AccuWeather’s Dave Bowers said storm in the southern plains will be cutting up though the western Great Lakes, putting down a mantle of heavy snow from Colorado all the way to northern Michigan.
Bowers said the Upper Peninsula, as well as northern and northwestern parts of lower Michigan, will see easily 6 to 12 inches; some spots could end up with more than a foot of snow.
“They’re gonna get hammered up there. It’ll actually be blizzard conditions for a time because on the back side of that storm the wind is going to be very, very strong,” Bowers said.
That National Weather Service says Thursday afternoon into Friday morning, heavy, wet snow will occur in the greatest amounts will be in the higher terrain from the Huron Mountains to Ishpeming, Negaunee and Gwinn. Winds out of the north could gust up to 40 mph late Thursday afternoon through early Friday morning, mainly near Lake Superior, resulting in areas of blowing snow
The combination of snow and blowing snow will result in very difficult driving conditions. with reduced visibilities and snow-covered roadways in upper Michigan. The Winter Storm Warning will be in effect from 7 a.m. Thursday until 1 p.m. Friday.
Here in metro Detroit, Bower said we will see rain on Thursday which could change to snow Thursday night, leaving a coating of maybe inch. Snow showers and strong winds are in the forecast for Friday and, according to Bowers, there’s about a 50-50 we’ll have a white Christmas this year in Southeast Michigan.
Last Updated on Thursday, 20 December 2012 03:11
Category: News Briefs Written by WWJ
Southfield (WWJ)- Thousands of students will have an extra long holiday break after school administrators in at least two Michigan counties decided to cancel classes because of talk surrounding the shootings in Newtown, Connecticut and rumors connected to the Mayan calendar predicting the end of the world.
Five districts in Lapeer County and 20 districts in Genesee County posted announcements Wednesday evening cancelling classes Thursday and Friday.
“Given the recent events in Connecticut, there have been numerous rumors circulating in our district, and in neighboring districts, about potential threats of violence against students. Additionally, rumors connected to the Mayan calendar predicted end of the world on Friday have also surfaced,” a letter from Matt Wandrie, Superintendent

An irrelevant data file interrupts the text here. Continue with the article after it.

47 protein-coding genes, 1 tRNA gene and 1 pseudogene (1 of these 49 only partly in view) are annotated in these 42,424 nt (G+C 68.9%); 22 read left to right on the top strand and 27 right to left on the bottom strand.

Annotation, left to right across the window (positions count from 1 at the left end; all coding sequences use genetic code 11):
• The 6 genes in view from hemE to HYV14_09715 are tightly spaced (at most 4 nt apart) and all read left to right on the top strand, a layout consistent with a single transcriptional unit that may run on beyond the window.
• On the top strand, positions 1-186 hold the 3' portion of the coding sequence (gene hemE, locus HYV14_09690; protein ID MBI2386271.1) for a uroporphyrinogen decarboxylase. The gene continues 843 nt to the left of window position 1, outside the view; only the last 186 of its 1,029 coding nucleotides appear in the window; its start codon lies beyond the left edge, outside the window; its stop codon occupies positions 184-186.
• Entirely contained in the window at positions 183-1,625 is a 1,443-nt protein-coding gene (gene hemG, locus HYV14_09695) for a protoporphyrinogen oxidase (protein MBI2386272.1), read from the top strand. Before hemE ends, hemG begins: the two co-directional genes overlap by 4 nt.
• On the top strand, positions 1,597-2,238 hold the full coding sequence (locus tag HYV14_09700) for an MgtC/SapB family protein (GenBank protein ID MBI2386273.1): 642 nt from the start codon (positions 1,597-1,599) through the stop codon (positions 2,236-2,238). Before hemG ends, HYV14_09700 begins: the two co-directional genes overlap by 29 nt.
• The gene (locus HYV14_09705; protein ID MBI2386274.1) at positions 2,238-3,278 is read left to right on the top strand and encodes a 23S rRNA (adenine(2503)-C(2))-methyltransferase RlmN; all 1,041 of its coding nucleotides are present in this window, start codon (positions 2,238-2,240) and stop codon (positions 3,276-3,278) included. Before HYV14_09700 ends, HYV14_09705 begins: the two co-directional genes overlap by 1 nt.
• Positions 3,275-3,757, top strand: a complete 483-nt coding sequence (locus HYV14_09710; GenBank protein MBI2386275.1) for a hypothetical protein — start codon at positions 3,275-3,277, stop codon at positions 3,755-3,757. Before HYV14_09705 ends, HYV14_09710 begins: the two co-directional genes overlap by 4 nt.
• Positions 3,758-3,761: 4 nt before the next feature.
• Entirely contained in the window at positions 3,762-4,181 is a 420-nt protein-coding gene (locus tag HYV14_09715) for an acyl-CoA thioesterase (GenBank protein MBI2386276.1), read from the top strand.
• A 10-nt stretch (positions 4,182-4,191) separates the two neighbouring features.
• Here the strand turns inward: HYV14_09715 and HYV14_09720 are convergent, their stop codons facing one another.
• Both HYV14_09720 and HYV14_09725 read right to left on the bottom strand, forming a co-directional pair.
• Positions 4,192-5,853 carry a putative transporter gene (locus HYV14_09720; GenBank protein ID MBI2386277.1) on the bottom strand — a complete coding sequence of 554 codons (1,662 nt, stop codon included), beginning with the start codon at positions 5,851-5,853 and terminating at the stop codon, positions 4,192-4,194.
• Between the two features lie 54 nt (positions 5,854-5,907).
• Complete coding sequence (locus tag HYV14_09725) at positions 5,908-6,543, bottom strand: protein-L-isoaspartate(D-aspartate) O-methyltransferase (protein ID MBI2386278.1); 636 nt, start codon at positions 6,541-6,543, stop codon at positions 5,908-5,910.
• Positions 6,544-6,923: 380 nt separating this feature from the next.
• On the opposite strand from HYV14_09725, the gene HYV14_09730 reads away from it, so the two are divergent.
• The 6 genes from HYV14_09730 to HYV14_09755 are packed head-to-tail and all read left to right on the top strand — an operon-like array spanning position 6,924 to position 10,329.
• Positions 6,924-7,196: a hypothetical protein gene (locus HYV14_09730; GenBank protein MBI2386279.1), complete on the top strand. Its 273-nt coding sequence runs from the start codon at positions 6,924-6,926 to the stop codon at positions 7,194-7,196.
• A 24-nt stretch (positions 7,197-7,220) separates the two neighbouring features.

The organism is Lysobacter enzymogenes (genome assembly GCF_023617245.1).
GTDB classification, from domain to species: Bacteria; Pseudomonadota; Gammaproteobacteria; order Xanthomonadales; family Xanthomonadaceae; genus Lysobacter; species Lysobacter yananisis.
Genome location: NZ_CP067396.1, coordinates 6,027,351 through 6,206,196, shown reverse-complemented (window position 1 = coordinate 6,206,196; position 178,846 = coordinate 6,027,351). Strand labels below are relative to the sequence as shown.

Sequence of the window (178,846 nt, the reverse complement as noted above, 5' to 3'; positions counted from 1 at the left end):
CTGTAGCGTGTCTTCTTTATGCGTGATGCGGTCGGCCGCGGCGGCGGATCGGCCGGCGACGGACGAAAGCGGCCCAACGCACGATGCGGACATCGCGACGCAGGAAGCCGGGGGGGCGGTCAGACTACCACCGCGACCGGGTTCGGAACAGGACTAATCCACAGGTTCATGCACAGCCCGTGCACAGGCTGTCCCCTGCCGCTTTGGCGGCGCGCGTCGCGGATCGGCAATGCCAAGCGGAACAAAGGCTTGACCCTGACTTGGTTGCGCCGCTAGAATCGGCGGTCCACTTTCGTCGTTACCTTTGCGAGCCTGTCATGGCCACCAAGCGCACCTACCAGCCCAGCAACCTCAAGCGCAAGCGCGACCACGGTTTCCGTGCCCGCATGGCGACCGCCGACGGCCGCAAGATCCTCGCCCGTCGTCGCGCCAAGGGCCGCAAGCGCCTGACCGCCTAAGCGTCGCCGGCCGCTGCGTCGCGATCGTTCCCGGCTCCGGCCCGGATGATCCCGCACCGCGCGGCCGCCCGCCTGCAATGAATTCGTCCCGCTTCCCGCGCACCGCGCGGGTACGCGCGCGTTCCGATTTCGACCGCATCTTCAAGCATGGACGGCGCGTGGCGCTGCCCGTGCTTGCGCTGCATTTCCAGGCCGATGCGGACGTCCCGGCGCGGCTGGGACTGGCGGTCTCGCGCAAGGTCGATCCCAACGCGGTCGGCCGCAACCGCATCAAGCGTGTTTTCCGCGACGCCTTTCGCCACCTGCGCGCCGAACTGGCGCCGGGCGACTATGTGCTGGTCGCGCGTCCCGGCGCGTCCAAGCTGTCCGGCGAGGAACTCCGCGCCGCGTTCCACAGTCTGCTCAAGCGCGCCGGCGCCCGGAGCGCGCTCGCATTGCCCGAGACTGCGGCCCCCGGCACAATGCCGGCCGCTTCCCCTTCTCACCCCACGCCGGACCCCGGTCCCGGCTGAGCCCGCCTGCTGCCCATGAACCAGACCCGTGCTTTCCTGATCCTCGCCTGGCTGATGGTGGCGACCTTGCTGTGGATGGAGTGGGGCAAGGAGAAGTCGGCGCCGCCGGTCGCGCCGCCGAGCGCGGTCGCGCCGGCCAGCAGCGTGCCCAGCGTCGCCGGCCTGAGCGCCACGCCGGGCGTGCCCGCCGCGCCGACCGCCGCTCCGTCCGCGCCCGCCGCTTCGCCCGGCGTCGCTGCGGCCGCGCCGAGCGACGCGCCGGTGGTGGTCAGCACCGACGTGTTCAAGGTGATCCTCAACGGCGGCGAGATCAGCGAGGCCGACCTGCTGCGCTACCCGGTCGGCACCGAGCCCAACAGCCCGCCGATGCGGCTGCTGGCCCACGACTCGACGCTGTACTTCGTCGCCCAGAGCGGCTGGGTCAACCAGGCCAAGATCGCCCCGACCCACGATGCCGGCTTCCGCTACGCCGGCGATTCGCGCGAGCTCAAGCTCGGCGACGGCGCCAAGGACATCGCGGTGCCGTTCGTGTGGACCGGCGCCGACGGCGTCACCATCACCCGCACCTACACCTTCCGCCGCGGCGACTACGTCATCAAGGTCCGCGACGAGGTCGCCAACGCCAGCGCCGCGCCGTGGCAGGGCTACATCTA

of Lapeer Community Schools said.
“These rumors of violence have been thoroughly investigated and determined to be false. There have been no credible threats made against any of our students. However, these rumors have been a serious distraction for students, teachers, administrators, and parents. Therefore, given the significant disruption to the teaching and learning process, I have decided, along with my fellow superintendents of Lapeer County, to cancel school for both Thursday, December 20th, and Friday, December 21st,” the letter said.
All after school extracurricular events, programs and athletic contests and practices are also cancelled.
Wandrie’s letter weconcluded by saying although administrators are reluctant to cancel school because the rumors are unsubstantiated, they felt it was ”the most appropriate decision given the gravity of recent events and our present circumstances.”
In other districts, such as Fraser and Livonia, extra police officers will be patrolling near schools.
Last Updated on Thursday, 20 December 2012 03:04
Category: Breaking News Written by Minehaha Forman
While Mich. Governor Rick Snyder on Tuesday rejected legislation that would have allowed concealed pistols in schools, he approved two other gun-related bills.
Snyder signed House Bill 5225 and Senate Bill 984, designed to “streamline” the gun purchasing process and eliminate restrictions on interstate rifle and shotgun transactions to states contiguous to Michigan.
Under HB 5225, sponsored by State Rep. Paul Opsommer, R-Dewitt,
the process of purchasing a handgun is streamlined, allowing a person to obtain a permit to purchase at any law enforcement agency formerly restricted to one’s local police or sheriff’s department.
The bill also extends the time of a gun purchase permit from by 20 days and eliminates the purchase permit requirement for handguns sold through federally licensed firearms dealers.
The second bill, SB 984, allows Michigan residents to buy guns in any state that conforms to the Federal Gun Control Act, not just those states bordering to Michigan.
Snyder said his decision to veto HB 59, the concealed handgun bill,
was due to the bill's failure to let public spaces such as schools, day care centers and hospitals opt out of the new concealed carry provisions.
Under the current version of HB 59, only private institutions can opt out of concealed weapons provisions.
Snyder said he wouldn’t sign the bill until it was altered to address these issues and restrict open carry in such spaces, which currently is legal in Michigan.
"While we must vigilantly protect the rights of law-abiding firearm owners, we also must ensure the right of designated public entities to exercise their best discretion in matters of safety and security," Snyder said in a statement. "These public venues need clear legal authority to ban firearms on their premises if they see fit to do so."
The Governor said more thoughtful gun legislation was only a part of addressing the problem if violence in schools.
He called for a “thoughtful review” of efforts to address mental health issues including partnerships between state health agencies aimed to “identify gaps” in mental health services.
"This type of violence often leaves society with more questions than answers," Snyder said of the Sandy Hook massacre that shook the nation last week. "The reasons for such appalling acts usually are numerous and complex.”
Last Updated on Wednesday, 19 December 2012 13:00